Motivational Interviewing in Healthcare: 3 Ways It Transforms Care Delivery
As healthcare shifts to a consumer-centric model, providers are faced with increasing pressure to maximize their limited time with patients. In the 10 or so minutes they have together in an appointment, providers are relied upon to simultaneously improve health outcomes, enhance the patient experience, and reduce healthcare costs. A large undertaking, to say the least.
While there are a number of steps we can take to address the transformative goals of America’s healthcare system, motivational interviewing (MI) in healthcare has proven to be an effective way of helping to achieve all three.
Motivational interviewing is a counseling technique used by healthcare providers to help patients uncover the intrinsic motivations to successfully shift behavior patterns and make healthy lifestyle choices. This technique is primarily based on the provider’s ability to demonstrate empathy, open-mindedness, and attentiveness to the patient, all while providing guidance in a non-judgemental way.
Effective patient-provider communication has long been disregarded by the provider community in its ability to create a meaningful impact on patients. However, in an increasingly global landscape, motivational interviewing is more important than ever to elicit information related to social determinants of health and drive productive conversations and collaboration that lead to health behavior change.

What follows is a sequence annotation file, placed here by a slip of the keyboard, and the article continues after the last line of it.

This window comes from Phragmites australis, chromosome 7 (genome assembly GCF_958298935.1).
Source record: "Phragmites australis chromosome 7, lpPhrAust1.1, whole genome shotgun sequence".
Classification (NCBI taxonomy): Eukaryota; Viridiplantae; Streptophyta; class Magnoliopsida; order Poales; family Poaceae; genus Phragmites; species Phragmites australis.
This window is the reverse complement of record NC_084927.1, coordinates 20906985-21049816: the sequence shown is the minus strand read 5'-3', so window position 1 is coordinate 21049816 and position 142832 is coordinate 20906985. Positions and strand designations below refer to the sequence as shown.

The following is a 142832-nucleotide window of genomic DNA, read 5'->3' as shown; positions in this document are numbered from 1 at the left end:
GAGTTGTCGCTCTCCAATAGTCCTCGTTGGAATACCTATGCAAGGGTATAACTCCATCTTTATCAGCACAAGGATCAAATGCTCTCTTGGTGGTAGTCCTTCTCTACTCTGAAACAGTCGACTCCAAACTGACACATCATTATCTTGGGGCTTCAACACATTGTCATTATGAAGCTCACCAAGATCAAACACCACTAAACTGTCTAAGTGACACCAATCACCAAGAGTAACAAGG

Here are three ways that motivational interviewing contributes to improving healthcare.
1: Improving Health Outcomes
Among the most obvious benefits of motivational interviewing in healthcare is its ability to improve health outcomes. Motivational interviewing shifts the dynamic of a conversation so patients feel empowered to make healthy lifestyle choices, which is proven to greatly increase the likelihood of sustained behavior change. It’s only natural for people to be more open and willing to re-evaluate deeply-ingrained behaviors, or habits, when they play a key role in the decision-making process.
The implications of taking a more collaborative approach in patient-provider communication are substantial for the community at large. Beyond sustained behavior change, providers can use motivational interviewing to prevent chronic disease, which is currently the leading cause of death and disability in the world.
The educational aspects of motivational interviewing can also have a positive effect within the community, improving the health of both the patient and the public at large. Oftentimes, unhealthy lifestyles are the result of learned behaviors. The most effective way to change learned behaviors is through education and awareness, which can be readily provided by leveraging basic principles of MI during patient appointments.